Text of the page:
AL gun laws address mental health

AL gun laws address mental health

(WTVM) - New gun laws took effect in Alabama this week. House Bill 47, sponsored by State Representative Chris England, is mostly made up of laws that have already passed federally but had to be "put on the books" to be enforced on a state level.

"One of the things this bill does, it closes that loophole with mental illness. Not all of the involuntary commitments were being reported to law enforcement," something Representative England says is important in light of recent killings like the theater shooting in Louisiana.

Under HB47, probate judges are now required to report every person involuntarily committed or found not guilty due to a mental illness.

"The more opportunities you give someone to intervene in between a person trying to get a weapon and actually committing the act, may be an opportunity to actually stop it from happening," Said England.

Russell County Probate Judge Harden says that this gives the local judges more authority. Once a mental illness is identified, Judge Harden says it can now be reported to the "National Instant Criminal Background Check System".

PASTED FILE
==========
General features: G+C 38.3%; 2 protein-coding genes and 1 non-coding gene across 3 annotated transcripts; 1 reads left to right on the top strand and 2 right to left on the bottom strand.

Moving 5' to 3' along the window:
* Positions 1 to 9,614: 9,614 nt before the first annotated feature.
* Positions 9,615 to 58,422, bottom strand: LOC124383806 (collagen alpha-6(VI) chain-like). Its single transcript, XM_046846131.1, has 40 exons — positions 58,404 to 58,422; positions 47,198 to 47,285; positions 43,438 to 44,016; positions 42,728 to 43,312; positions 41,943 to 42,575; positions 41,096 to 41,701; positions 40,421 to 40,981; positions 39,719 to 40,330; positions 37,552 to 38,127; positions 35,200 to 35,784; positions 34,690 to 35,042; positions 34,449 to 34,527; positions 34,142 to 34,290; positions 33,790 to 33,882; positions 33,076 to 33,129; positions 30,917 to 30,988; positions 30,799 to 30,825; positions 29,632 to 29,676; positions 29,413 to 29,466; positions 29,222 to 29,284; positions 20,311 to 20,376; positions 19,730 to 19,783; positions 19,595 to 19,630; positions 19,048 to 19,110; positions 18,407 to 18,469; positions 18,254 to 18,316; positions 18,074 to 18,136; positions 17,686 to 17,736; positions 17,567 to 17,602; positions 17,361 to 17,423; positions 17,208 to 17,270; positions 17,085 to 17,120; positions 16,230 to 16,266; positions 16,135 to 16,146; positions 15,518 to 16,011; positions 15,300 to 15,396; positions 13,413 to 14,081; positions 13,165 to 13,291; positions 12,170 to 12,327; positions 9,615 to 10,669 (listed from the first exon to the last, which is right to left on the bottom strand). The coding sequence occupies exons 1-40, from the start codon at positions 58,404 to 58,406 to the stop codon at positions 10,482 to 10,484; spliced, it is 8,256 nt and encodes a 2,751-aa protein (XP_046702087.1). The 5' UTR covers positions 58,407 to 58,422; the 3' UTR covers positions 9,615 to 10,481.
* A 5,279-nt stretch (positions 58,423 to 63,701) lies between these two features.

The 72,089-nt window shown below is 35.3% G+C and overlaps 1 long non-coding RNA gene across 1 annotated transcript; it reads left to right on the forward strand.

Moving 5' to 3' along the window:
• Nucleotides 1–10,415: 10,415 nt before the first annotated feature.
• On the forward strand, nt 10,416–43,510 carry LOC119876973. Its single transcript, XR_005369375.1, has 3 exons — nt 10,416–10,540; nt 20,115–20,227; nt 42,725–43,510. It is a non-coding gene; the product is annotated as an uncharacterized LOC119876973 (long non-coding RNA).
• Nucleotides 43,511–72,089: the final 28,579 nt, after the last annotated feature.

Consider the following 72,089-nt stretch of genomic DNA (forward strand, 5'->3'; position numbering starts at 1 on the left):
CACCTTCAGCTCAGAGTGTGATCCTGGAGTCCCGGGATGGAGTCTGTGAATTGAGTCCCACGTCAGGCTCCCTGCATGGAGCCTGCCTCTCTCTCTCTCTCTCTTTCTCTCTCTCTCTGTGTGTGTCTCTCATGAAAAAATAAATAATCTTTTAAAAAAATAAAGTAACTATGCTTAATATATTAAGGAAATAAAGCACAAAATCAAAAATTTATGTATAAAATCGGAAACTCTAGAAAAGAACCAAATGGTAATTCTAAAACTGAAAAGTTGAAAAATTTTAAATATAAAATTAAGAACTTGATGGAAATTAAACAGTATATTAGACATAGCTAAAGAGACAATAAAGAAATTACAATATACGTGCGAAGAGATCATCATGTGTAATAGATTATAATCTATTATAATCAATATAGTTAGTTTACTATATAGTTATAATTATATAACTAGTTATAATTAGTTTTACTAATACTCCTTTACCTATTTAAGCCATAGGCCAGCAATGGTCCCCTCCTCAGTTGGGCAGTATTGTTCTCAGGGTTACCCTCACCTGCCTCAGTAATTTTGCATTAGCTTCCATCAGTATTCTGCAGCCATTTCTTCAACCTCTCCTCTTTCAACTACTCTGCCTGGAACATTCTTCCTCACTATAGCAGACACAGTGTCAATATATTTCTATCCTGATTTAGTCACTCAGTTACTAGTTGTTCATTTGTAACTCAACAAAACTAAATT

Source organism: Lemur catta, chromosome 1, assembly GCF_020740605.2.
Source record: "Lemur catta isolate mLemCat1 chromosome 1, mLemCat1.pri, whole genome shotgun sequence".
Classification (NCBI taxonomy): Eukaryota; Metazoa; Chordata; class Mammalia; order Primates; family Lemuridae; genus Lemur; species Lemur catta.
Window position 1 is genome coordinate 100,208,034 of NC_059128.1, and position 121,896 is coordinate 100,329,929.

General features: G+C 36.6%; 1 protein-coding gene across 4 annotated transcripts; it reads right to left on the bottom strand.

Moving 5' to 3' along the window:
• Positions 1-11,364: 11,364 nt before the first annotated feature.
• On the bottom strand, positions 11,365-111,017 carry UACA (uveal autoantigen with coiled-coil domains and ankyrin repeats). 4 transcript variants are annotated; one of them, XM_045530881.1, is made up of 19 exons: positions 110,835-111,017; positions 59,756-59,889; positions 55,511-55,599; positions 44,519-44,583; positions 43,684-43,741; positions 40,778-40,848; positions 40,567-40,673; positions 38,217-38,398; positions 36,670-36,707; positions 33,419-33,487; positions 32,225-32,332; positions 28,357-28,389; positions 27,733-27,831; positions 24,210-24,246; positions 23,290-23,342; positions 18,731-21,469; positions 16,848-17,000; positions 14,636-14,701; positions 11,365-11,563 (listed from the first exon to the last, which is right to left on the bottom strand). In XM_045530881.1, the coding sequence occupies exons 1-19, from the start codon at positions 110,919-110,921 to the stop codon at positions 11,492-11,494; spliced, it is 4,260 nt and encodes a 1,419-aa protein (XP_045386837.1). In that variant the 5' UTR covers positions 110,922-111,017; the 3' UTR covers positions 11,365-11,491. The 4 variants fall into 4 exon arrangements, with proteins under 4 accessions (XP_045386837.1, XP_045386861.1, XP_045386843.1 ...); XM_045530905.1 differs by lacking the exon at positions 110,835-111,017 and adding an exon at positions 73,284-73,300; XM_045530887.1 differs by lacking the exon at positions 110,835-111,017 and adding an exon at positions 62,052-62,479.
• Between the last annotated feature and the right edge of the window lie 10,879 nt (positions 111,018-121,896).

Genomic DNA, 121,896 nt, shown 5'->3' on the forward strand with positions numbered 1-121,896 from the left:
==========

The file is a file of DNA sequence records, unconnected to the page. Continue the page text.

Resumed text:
A system he says the Sheriff's use when reviewing applicants for concealed carry permits.

"I think what this does is it helps us in many areas. Law abiding citizens who feel the need to carry a weapon, can do so legally and the ones who are not law abiding and who have a mental illness, a felony, or a restraining order can not... and that's a big help to law enforcement." Said Harden.

Lawmakers hope the new laws will provide more protection for domestic violence situations by prohibiting someone from owning a gun who has an order of protection filed against them.

"If there is a history of domestic violence and the sheriff can prevent them from carrying a weapon than they won't have that weapon to commit a domestic crime of the next level," Harden says the new law also cracks down on people with a history of violence of any type.

Defendants convicted of committing a violent crime or attempting to commit a violent crime cannot own a firearm.

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